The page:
Video – Alcohol: detecting the problem

Length: 4:09


Alcohol is within the family of depressant drugs. Its numerous effects on the brain’s neural activity include a relaxing effect by acting on the pleasure molecule as well as endorphins – the brain’s natural morphine.

Alcohol consumption usually springs a variety of emotions, from happiness to sadness, stress and so on. It’s estimated that 75% of the population drinks alcohol, of which 10% experience addiction and distress.

There are three types of consumption:

  • recreational drinking
  • heavy drinking
  • and addictive drinking

By and large, recreational drinking doesn’t involve health risks and bears no consequence to yourself or others.

The same can’t be said about heavy and addictive drinking.

Heavy drinking involves inappropriate consumption of alcohol leading to clinically significant distress or altered functions. For example:

  • repeatedly missing work
  • driving under the influence of alcohol
  • putting oneself at risk

Addictive drinking often leads to more severe consequences, including:

  • increased tolerance to alcohol which promotes greater consumption to reach the same effect
  • psychological and physical withdrawal

People struggling with heavy and addictive drinking find it hard to abandon the various benefits of this substance which allows them to:

  • avoid reality
  • feel in control
  • release latent stress
  • and drown their negative emotions

Several physical, psychological and behavioural indicators point to problem drinking and suggest that an employee may need the help of his or her manager.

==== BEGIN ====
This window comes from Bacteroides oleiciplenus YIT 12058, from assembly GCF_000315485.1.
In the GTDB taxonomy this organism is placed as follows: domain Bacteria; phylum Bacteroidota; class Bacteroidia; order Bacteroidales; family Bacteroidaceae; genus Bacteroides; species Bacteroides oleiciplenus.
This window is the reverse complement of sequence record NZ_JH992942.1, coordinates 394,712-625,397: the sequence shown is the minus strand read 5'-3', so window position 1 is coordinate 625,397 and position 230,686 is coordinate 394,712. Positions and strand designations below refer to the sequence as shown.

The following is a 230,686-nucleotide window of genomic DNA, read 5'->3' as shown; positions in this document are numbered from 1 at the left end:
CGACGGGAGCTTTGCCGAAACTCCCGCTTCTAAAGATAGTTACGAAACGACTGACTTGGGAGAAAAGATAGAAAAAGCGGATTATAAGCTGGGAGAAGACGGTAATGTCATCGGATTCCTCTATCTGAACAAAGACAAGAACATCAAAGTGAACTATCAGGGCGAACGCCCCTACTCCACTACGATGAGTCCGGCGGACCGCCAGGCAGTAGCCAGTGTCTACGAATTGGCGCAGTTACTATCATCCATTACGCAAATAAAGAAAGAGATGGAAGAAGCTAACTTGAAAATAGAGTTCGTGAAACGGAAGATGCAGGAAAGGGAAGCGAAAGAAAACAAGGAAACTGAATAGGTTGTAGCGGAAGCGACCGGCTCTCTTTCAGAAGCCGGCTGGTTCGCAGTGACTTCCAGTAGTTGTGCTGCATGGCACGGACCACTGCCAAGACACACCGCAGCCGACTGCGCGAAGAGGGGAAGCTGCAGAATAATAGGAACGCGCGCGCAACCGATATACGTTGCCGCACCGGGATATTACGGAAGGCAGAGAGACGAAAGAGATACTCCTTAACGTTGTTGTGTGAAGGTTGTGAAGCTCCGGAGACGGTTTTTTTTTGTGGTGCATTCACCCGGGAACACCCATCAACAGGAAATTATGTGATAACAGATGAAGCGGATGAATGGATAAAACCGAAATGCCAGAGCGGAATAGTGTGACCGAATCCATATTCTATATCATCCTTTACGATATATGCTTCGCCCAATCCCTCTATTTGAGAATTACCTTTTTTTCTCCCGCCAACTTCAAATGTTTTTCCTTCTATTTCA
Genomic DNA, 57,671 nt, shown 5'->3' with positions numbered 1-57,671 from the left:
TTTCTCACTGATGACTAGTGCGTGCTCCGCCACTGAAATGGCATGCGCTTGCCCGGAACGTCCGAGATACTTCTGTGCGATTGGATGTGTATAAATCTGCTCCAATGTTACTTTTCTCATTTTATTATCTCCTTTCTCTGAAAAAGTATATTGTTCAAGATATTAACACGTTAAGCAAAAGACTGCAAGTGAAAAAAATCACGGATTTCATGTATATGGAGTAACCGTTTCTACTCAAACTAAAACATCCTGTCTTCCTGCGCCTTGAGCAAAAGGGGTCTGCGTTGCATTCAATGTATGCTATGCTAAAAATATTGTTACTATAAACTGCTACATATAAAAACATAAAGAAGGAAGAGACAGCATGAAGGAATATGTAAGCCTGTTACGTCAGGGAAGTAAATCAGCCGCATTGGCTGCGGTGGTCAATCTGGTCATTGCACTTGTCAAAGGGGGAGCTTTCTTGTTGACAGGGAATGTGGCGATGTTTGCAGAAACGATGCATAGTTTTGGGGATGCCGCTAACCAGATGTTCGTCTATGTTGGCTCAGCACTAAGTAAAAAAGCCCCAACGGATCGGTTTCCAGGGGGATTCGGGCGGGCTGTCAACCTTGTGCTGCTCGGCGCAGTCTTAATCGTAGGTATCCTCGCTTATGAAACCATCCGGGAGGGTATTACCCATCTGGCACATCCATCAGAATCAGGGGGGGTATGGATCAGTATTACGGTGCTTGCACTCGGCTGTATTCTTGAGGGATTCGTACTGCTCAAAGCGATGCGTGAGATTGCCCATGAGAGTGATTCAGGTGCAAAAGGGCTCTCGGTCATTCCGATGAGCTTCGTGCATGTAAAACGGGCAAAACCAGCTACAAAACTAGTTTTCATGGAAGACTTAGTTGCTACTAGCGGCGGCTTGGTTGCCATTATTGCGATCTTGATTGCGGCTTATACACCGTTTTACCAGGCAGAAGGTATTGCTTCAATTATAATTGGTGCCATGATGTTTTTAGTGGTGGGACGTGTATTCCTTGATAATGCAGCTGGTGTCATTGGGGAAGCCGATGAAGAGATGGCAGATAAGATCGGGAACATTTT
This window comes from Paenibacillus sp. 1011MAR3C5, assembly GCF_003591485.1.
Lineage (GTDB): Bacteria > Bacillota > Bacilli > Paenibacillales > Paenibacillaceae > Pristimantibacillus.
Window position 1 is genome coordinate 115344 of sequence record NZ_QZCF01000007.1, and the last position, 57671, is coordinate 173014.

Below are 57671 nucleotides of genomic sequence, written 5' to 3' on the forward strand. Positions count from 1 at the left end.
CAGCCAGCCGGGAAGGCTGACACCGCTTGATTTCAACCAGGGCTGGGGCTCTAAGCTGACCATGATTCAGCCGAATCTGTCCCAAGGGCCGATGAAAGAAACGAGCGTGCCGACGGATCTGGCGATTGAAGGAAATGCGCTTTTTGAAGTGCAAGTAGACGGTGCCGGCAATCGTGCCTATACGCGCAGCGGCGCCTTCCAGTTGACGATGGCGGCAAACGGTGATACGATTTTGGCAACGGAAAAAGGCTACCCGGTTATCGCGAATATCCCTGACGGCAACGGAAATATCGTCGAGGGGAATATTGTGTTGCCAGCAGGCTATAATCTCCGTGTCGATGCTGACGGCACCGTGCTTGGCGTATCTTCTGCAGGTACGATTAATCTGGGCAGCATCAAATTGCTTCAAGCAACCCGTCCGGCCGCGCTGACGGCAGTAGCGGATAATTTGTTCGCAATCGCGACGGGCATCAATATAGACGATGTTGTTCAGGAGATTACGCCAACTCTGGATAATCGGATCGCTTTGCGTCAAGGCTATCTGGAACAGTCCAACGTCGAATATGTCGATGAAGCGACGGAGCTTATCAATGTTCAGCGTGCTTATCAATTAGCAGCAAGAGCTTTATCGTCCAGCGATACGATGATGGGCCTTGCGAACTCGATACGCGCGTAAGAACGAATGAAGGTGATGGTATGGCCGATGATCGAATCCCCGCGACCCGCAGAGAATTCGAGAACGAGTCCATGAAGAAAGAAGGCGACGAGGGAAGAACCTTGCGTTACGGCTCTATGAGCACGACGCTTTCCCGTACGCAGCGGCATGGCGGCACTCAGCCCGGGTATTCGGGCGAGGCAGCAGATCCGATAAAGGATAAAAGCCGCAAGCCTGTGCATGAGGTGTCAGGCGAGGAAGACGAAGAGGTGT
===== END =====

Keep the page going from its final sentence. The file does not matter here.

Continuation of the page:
Physical signs of problem drinking may include:

  • red eyes
  • perspiration
  • trembling
  • impaired coordination
  • alcohol breath
  • slurred speech
  • diarrhea
  • and vomiting

Psychologically, signs or symptoms are:

  • irritable or aggressive behavior
  • impaired concentration
  • memory problems
  • mood swings
  • isolation
  • etc.

Behavioural issues could manifest themselves as:

  • frequently borrowing money from colleagues
  • lying
  • invoking odd excuses
  • and having inappropriate reactions

Problem drinking invariably alters behavior and quality of work.

Indicators include:

  • frequent last minute absences, most often after pay days or an authorized leave
  • repeated lateness
  • leaving early, often without telling colleagues
  • irregular quality of work
  • and errors of judgment

Such indicators are objective clues on which to base a transparent discussion with an employee.

To find out more about this topic, we suggest you read the reference document.

In case of any questions, doubts or a specific need for support, don’t hesitate to contact the specialized support service offered to the eligible individuals.